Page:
The contrasting images and styles in The Crow is one of the main reasons that it stands out when you first read it. It occasionally feels uneasy and disjointed but then it’s told through the eyes of a lost soul.  J O’Barr didn’t want it to be easy to read because it wasn’t easy for him to create.  The story grew out of a tragedy in his own life, and afters years in the military, he needed to exorcise his demons. Because he is trying to invoke the strong emotions that he had at the time, his work fluctuates between calm and considered to energetic and erratic. This means that the art work shifts styles as much as the narrative jumps between past and present. Harsh black and white panels are followed by beautifully painted scenes of serenity and then shift back just as quickly. It’s as if the author doesn’t believe that the reader should be allowed to feel comfortable with any aspect of the comic.

But despite the violence, despite the crazy mind of the central character, the script is a poetic discord of loss, reminiscent of the Dark Romantics literary genre. There are quotes from Edgar Allen Poe’s work throughout the comic, embedded into the narrative. And there is a feel of Herman Melville’s doomed Captain Ahab from Moby Dick. Eric Draven chases down his wife’s murderers but the quest ultimately leads to his own destruction and all that is left in his wake is pain.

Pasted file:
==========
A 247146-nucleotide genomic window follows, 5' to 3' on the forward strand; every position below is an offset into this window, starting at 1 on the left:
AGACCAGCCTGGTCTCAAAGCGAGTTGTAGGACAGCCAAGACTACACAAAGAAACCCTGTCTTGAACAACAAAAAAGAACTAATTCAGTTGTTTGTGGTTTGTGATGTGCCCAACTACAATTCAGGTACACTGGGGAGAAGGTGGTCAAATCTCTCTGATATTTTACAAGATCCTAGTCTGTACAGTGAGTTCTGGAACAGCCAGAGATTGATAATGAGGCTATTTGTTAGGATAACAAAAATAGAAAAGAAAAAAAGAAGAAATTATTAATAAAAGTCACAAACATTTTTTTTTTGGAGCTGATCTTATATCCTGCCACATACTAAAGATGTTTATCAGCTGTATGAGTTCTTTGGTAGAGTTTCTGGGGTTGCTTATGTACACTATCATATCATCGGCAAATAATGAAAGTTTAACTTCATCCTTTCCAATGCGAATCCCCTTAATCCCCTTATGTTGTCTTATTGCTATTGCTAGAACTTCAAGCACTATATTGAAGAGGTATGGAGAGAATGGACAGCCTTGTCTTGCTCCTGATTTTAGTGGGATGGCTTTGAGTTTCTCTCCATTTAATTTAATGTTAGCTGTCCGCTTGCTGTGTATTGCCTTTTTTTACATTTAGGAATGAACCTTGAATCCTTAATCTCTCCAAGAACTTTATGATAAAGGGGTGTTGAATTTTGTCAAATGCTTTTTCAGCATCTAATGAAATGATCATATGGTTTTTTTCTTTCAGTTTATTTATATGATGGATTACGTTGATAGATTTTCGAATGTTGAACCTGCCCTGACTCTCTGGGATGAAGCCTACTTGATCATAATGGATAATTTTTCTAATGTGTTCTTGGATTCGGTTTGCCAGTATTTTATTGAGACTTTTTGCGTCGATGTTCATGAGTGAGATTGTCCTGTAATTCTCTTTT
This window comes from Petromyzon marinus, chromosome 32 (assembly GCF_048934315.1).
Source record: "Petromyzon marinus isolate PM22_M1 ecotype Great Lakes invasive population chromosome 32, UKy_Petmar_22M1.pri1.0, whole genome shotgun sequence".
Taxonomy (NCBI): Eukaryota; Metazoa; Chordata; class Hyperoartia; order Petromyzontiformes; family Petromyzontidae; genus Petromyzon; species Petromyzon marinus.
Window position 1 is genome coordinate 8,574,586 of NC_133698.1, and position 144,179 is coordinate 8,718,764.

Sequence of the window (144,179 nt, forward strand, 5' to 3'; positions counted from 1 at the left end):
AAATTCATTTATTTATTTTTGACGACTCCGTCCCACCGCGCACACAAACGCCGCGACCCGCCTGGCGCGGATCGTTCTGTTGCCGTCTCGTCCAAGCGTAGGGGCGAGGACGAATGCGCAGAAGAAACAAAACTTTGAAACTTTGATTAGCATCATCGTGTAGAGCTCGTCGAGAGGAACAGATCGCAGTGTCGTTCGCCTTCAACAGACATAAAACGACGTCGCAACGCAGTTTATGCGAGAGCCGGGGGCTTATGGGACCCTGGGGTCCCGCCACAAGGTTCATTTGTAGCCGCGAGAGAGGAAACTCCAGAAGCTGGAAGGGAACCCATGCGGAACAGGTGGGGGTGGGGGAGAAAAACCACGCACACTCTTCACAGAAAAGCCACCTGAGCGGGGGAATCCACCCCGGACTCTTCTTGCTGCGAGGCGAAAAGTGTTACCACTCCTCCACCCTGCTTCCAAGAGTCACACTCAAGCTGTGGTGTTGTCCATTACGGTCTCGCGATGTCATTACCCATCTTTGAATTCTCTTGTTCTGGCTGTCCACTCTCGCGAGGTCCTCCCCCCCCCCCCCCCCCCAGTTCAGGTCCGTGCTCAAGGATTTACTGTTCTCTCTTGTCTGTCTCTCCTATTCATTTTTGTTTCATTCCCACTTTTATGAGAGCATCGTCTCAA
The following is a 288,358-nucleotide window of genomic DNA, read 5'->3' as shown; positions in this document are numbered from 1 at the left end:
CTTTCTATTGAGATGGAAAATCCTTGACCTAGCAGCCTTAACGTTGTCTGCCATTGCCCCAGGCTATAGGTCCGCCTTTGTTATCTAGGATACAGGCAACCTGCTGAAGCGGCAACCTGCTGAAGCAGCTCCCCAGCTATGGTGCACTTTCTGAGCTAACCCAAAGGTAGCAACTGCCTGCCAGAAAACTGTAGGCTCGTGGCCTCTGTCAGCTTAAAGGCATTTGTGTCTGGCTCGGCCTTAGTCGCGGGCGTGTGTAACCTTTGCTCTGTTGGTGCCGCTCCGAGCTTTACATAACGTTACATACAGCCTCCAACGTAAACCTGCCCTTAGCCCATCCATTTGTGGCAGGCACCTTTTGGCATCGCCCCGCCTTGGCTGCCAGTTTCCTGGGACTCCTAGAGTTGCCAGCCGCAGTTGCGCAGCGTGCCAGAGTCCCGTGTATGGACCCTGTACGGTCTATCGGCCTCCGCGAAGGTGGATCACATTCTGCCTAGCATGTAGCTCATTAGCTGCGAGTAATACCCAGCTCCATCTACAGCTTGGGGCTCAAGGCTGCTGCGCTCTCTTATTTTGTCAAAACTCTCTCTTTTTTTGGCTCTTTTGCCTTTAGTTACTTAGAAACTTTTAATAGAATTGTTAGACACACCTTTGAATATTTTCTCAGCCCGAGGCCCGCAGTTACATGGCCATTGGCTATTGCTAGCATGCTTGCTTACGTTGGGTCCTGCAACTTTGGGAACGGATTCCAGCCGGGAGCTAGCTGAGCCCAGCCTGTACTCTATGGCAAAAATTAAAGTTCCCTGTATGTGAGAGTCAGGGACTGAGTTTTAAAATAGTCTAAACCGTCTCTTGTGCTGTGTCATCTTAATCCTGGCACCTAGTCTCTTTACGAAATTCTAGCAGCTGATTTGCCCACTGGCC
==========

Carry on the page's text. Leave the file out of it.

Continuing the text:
The poetic tone of the script owes a lot to the music that inspired J O’barr at the time of writing. It is littered with lyrics and references to 80’s bands such as Joy Division. In fact it’s not difficult to believe that Eric Draven would sound something like Ian Curtis. There is a melancholy aspect to the character, as depicted in panels where he sits in his old home and daydreams of his past life. As a reader you begin to feel his despair and almost forgive him the atrocities he commits.

My old battered copyIn short, The Crow is an emotional punch in the face. It’s hard hitting and cruel and doesn’t allow you time to settle in. It may have only been four issues in its original run but each issue was powerful and thought provoking. It gives you something to think about and stays with you long after you‘ve put it down. I own a collected edition and it’s been read and reread over the years. The spine is bent, the cover creased and some of the pages have folded corners but this just adds to the feel of book. The contents aren’t pretty so why should it be kept in a pristine condition?

Some comics are designed to look good they are nurtured with love and affection with the intention to bring joy.  The Crow is not one of these comics; it was born from anger and despair, written to make you suffer, to feel uncontrollable.  This was not designed to entertain, although it does in the same way as a Shakespearean tragedy, it was designed to cleanse the writer’s soul and remind you to be thankful that you still have things to live for.

 

JCDoyle

JCDoyle

Lover of comics and Art and Sci-Fi in multiple media. Currently teaching my kids the ways of the Geek (while protecting my first editions)
JCDoyle